The V-22 Osprey is a joint service multirole combat aircraft utilizing tiltrotor technology to combine the vertical performance of a helicopter with the speed and range of a fixed-wing aircraft. With its rotors in vertical position, it can take off, land and hover like a helicopter. Once airborne, it can convert to a turboprop airplane capable of high-speed, high-altitude flight. This combination results in global reach capabilities that allow the V-22 to fill an operational niche unlike any other aircraft.
The Osprey can carry 24 combat troops or 20,000 pounds of internal cargo, or 15,000 pounds externally.
With a max speed of 270 kts (500 km/h) @ SL, the Osprey can respond quickly to distant threats.
The Osprey’s wings fold into a 63-foot, 18-foot by 18-foot configuration, which takes up less space on an aircraft carrier.
Two customers have used the tilt-rotor technology and flown the aircraft more than 500,000 hours.
Boeing provides the support and services for the V-22’s mission around the world, keeping up with the aircraft’s two customers.
Optimizing readiness of the Osprey fleet around the globe is one of Boeing’s many missions. From performance-based logistics contracting and integrated fleet support to vertical lift maintenance, modifications and repairs, Boeing provides a broad spectrum of innovative products and services which directly support and enhance capabilities while reducing total cost of ownership. These award-winning services range from transactional spares to complete lifecycle support solutions that are uniquely tailored to the requirements of each V-22 customer.
|Propulsion||Two Rolls-Royce AE1107C, 6,150 shp (4,586 kW) each|
|Length||Fuselage: 57.3 ft. (17.47 m); Stowed: 63.0 ft. (19.20 m)|
|Width||Rotors turning: 84.6 ft. (25.78 m); Stowed: 18.4 ft. (5.61 m)|
|Height||Nacelles vertical: 22.1 ft. (6.73 m); Stabilizer: 17.9 ft. (5.46 m)|
|Rotor Diameter||38.1 ft (11.6 m)|
|Vertical Takeoff Max Gross Weight||52,600 lbs. (23,859 kg)|
|Cockpit - crew seats||2 MV / 3 CV / 2 CMV|
March 21, 2022 in Defense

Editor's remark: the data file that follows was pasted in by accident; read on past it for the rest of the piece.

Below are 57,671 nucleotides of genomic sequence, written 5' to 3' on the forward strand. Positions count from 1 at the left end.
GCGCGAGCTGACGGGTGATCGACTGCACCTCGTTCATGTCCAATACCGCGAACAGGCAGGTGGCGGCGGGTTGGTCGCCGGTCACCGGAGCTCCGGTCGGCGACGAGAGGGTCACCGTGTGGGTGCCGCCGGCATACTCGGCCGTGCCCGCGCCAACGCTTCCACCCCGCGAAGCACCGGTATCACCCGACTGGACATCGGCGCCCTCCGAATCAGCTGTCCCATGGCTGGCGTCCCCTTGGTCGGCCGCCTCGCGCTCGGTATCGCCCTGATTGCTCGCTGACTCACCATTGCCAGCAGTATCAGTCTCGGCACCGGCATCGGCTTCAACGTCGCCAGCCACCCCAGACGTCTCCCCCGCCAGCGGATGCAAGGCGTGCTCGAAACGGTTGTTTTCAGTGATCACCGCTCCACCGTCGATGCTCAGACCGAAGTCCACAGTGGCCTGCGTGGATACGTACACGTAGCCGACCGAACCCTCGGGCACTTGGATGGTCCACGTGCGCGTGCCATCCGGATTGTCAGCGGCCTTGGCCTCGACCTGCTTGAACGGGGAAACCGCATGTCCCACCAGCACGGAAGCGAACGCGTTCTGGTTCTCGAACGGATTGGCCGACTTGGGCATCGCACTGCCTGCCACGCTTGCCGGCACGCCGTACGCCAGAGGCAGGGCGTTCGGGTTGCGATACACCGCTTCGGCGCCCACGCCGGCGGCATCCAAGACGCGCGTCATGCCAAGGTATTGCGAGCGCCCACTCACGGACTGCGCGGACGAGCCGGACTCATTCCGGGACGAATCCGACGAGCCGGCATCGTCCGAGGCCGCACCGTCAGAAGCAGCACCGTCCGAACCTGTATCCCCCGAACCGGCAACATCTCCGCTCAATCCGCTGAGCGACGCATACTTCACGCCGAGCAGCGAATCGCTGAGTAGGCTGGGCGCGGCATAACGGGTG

Boeing donates the original V-22 Osprey wind tunnel model to the American Helicopter Museum and Education Center.Learn More
April 29, 2022 in Defense
A photo shows a CV-22 conducting submarine operations for U.S. Special Operations Command.Learn More
March 1, 2022 in Defense
A Navy commodore lauds the tiltrotor’s capabilities and recent performance aboard the USS Carl Vinson.Learn More
September 3, 2020 in Defense
A V-22 integrated test team recently performed critical flight testing aboard the U.S. Navy’s amphibious USS Wasp and USS New York ships.Learn More
August 27, 2020 in Defense
A team of teens from the St. Louis area spent their summer vacation improving mission readiness for the U.S. Air Force’s fleet of CV-22s.Learn More
August 1, 2019 in Defense
Boeing celebrates the opening of a modern V-22 Osprey factory outside Philadelphia.Learn More
September 8, 2015 in Defense
U.S. Air Force pilot Major Brett Cassidy, reunites with the CV-22 he flew through a fire fight. Their incredible story as the two come together at Hurlburt Field, Fla.Learn More
June 12, 2013 in Defense
The five-year pacts are for the production of V-22 Osprey tiltrotor aircraft and CH-47 Chinook helicopters.Learn More
May 13, 2013 in Defense
Flying low and fast in a CV-22, Capt. Will Thompson maneuvers the aircraft through a narrow mountain pass in the dead of night.Learn More
September 19, 2013 in Defense
Boeing turned to a team of NASCAR-experienced engineers to help with a vehicle that is sleek, versatile and speedy, and it doesn’t even leave the ground.Learn More
Boeing has filled the assault support role for the US Marine Corps with the MV-22 since 2007. The US Air Force and the Air Force Special Operations Command has utilized the CV-22 variant since 2009. The US Navy began taking delivery of the CMV-22, featuring long range fuel tanks, in 2020. The Japan Ground Self-Defense Force utilizes a modified MV-22 in humanitarian support, search and recovery, and transport missions. The US Marines also utilize their MV-22s in a presidential support role at HMX-1.